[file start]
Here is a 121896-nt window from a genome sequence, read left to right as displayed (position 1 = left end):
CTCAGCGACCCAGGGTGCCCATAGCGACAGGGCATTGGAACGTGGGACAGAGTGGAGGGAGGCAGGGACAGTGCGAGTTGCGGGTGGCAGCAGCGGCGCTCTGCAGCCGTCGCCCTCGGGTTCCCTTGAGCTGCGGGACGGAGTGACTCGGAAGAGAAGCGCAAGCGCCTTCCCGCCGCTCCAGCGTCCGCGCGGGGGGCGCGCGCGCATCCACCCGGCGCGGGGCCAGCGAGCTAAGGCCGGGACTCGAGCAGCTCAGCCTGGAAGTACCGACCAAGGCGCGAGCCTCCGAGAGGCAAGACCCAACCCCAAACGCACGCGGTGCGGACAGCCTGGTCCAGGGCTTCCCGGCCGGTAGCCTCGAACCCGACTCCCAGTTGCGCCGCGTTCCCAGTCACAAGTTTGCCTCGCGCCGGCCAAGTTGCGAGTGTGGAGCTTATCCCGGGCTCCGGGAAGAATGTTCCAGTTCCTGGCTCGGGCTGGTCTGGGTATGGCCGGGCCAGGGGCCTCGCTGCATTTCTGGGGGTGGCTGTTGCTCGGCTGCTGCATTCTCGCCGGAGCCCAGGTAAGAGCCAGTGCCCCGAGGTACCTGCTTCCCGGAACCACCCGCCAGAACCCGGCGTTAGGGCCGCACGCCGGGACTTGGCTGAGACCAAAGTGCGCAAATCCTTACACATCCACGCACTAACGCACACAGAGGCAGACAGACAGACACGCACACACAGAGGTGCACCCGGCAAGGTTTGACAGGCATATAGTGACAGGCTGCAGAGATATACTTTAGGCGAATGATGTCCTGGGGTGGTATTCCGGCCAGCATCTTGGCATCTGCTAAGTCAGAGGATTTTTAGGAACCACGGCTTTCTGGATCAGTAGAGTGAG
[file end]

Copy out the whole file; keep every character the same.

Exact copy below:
Here is a 121896-nt window from a genome sequence, read left to right as displayed (position 1 = left end):
CTCAGCGACCCAGGGTGCCCATAGCGACAGGGCATTGGAACGTGGGACAGAGTGGAGGGAGGCAGGGACAGTGCGAGTTGCGGGTGGCAGCAGCGGCGCTCTGCAGCCGTCGCCCTCGGGTTCCCTTGAGCTGCGGGACGGAGTGACTCGGAAGAGAAGCGCAAGCGCCTTCCCGCCGCTCCAGCGTCCGCGCGGGGGGCGCGCGCGCATCCACCCGGCGCGGGGCCAGCGAGCTAAGGCCGGGACTCGAGCAGCTCAGCCTGGAAGTACCGACCAAGGCGCGAGCCTCCGAGAGGCAAGACCCAACCCCAAACGCACGCGGTGCGGACAGCCTGGTCCAGGGCTTCCCGGCCGGTAGCCTCGAACCCGACTCCCAGTTGCGCCGCGTTCCCAGTCACAAGTTTGCCTCGCGCCGGCCAAGTTGCGAGTGTGGAGCTTATCCCGGGCTCCGGGAAGAATGTTCCAGTTCCTGGCTCGGGCTGGTCTGGGTATGGCCGGGCCAGGGGCCTCGCTGCATTTCTGGGGGTGGCTGTTGCTCGGCTGCTGCATTCTCGCCGGAGCCCAGGTAAGAGCCAGTGCCCCGAGGTACCTGCTTCCCGGAACCACCCGCCAGAACCCGGCGTTAGGGCCGCACGCCGGGACTTGGCTGAGACCAAAGTGCGCAAATCCTTACACATCCACGCACTAACGCACACAGAGGCAGACAGACAGACACGCACACACAGAGGTGCACCCGGCAAGGTTTGACAGGCATATAGTGACAGGCTGCAGAGATATACTTTAGGCGAATGATGTCCTGGGGTGGTATTCCGGCCAGCATCTTGGCATCTGCTAAGTCAGAGGATTTTTAGGAACCACGGCTTTCTGGATCAGTAGAGTGAG